Wolfhart Panneberg on What Is and Isn’t a Church

The following is from Kairos Journal. I will be busy packing and organizing to get our house on the market, but here is an article worth reading and thinking about. Tomorrow I will try to post on the changes coming to the Schoenleber household. For today, here is revised post from September of 2014. 

Pannenberg“The Boundary of a Christian Church”—Wolfhart Pannenberg (1928–2014)

Wolfhart Pannenberg, a German theologian who died September 5 [of 2014], was one of the 20th century’s formative theological thinkers. When he rose to prominence in the 1960s, many theologians believed Christianity could only be accepted by faith but not studied or defended using rational thought. Pannenberg defied this trend by arguing that the bodily resurrection of Jesus was an objective fact that could be demonstrated with evidence. He likewise insisted that Christian truth by and large was rational and objective.Pannenberg influenced many evangelical thinkers even though he did not believe all the miracle accounts in Scripture and dismissed the virgin birth as a myth. Despite his errors, he held the moral teaching of the Bible in high regard, and the results can be surprising to those who might associate his theological liberalism with ethical liberalism.

For instance, Pannenberg will long be appreciated by evangelicals for his defense of traditional sexual morality. He said a church that approves of homosexual acts ceases to be a true church. In 1997 he returned his Federal Order of Merit award to the German government after it bestowed the same honor on a lesbian activist.2 In this article, he argued that homosexuality is “a departure from the norm for sexual behavior that has been given to men and women as creatures of God” and said heterosexual marriage is the only appropriate channel for sexual expression.3 Though Pannenberg appears to underestimate the sinfulness of homosexual inclinations (which dishonor God in themselves like all inclinations to sin), his overall emphasis is a timely caution to the Church.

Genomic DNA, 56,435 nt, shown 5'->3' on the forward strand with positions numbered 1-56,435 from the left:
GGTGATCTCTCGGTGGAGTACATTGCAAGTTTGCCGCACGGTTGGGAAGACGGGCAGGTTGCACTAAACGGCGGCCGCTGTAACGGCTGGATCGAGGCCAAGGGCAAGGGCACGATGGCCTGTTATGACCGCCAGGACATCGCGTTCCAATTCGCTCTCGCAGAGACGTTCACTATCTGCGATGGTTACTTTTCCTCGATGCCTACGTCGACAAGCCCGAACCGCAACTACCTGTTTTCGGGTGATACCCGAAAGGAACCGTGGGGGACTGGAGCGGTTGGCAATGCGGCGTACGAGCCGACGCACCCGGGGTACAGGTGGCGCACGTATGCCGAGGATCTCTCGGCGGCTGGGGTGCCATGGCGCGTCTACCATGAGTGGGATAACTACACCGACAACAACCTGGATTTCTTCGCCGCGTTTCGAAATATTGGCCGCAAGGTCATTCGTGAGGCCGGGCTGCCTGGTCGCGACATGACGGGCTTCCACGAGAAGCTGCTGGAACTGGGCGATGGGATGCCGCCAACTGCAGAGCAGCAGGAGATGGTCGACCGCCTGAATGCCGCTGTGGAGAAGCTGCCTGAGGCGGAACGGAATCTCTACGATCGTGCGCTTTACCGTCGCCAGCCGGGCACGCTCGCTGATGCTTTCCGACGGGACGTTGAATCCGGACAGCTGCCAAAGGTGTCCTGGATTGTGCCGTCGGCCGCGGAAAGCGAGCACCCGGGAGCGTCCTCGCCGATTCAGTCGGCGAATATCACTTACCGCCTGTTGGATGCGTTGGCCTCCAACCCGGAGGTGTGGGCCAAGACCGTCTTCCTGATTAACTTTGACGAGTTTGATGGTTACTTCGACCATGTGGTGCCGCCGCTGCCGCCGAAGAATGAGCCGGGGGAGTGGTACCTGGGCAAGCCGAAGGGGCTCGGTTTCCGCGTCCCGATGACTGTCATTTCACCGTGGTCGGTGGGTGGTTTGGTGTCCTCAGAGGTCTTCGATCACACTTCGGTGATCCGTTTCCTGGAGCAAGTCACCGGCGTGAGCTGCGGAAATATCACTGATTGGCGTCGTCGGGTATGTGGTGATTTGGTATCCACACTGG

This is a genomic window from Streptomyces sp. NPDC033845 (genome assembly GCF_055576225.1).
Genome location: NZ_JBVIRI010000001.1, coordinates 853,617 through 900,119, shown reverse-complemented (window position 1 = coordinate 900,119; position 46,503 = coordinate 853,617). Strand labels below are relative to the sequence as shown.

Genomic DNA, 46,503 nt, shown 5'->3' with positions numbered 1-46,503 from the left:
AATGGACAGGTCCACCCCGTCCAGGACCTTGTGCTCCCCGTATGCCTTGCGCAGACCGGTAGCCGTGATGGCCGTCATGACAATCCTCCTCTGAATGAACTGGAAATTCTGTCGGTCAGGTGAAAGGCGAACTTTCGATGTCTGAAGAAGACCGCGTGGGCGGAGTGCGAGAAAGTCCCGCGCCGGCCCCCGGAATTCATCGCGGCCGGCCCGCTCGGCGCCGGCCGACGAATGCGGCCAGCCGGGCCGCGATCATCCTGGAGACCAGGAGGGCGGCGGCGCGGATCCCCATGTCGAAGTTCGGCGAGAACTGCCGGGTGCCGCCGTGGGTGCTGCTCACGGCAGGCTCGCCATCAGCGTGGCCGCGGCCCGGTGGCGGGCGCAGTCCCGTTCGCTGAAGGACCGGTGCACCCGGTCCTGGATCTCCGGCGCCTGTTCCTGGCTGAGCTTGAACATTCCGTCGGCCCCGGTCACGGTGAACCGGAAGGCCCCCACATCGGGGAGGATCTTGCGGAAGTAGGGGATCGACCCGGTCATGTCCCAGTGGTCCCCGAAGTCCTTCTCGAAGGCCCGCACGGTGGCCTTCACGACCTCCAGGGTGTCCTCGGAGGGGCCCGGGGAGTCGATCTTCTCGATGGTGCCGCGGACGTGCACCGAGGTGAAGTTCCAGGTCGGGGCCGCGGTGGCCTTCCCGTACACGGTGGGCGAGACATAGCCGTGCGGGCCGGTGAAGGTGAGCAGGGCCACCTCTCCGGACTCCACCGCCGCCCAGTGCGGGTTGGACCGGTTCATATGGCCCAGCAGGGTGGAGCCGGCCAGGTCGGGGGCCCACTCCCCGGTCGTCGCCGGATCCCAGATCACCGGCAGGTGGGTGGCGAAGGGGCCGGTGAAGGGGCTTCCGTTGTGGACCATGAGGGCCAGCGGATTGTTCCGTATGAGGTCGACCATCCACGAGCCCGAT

The mere existence of homophile inclinations does not automatically lead to homosexual practice. Rather, these inclinations can be integrated into a life in which they are subordinated to the relationship with the opposite sex where, in fact, the subject of sexual activity should not be the all-determining center of human life and vocation. As the sociologist Helmut Schelsky has rightly pointed out, one of the primary achievements of marriage as an institution is its enrollment of human sexuality in the service of ulterior tasks and goals.

The reality of homophile inclinations, therefore, need not be denied and must not be condemned. The question, however, is how to handle such inclinations within the human task of responsibly directing our behavior. This is the real problem: and it is here that we must deal with the conclusion that homosexual activity is a departure from the norm for sexual behavior that has been given to men and women as creatures of God. For the church this is the case not only for homosexual but for any sexual activity that does not intend the goal of marriage between man and wife—in particular, adultery.

The church has to live with the fact that, in this area of life as in others, departures from the norm are not exceptional but rather common and widespread. The church must encounter all those concerned with tolerance and understanding but also call them to repentance. It cannot surrender the distinction between the norm and behavior that departs from that norm.

Here lies the boundary of a Christian church that knows itself to be bound by the authority of Scripture. Those who urge the church to change the norm of its teaching on this matter must know that they are promoting schism. If a church were to let itself be pushed to the point where it ceased to treat homosexual activity as a departure from the biblical norm, and recognized homosexual unions as a personal partnership of love equivalent to marriage, such a church would stand no longer on biblical ground but against the unequivocal witness of Scripture. A church that took this step would cease to be the one, holy, catholic, and apostolic church.

Footnotes:

  1. David Roach, “Theologian Wolfhart Pannenberg Dies,” Baptist Press Website, September 8, 2014, http://www.bpnews.net/43317/theologian-wolfhart-pannenberg-dies (accessed September 15, 2014).
  2. Michael Root, “The Achievement of Wolfhart Pannenberg, First Things, March 2012, http://www.firstthings.com/article/2012/03/the-achievement-of-wolfhart-pannenberg (accessed September 15, 2014).
  3. Wolfhart Pannenberg, “Revelation and Homosexual Experience: What Wolfhart Pannenberg Says About this Debate in the Church,”Christianity Today, November 11, 1996, http://www.christianitytoday.com/ct/1996/november11/6td035.html (accessed September 15, 2014).

4 thoughts on “Wolfhart Panneberg on What Is and Isn’t a Church

  1. A powerful statement that must govern all our dealings with sin within the Church, “The church must encounter all those concerned with tolerance and understanding but also call them to repentance.”

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      1. A quiet evening after a busy day. Betty is working on a jigsaw puzzle and I’m writing VT for next week. Oh, how I wish we could spend another evening together. Still buoyed by the joy of that evening last September.

        Liked by 1 person

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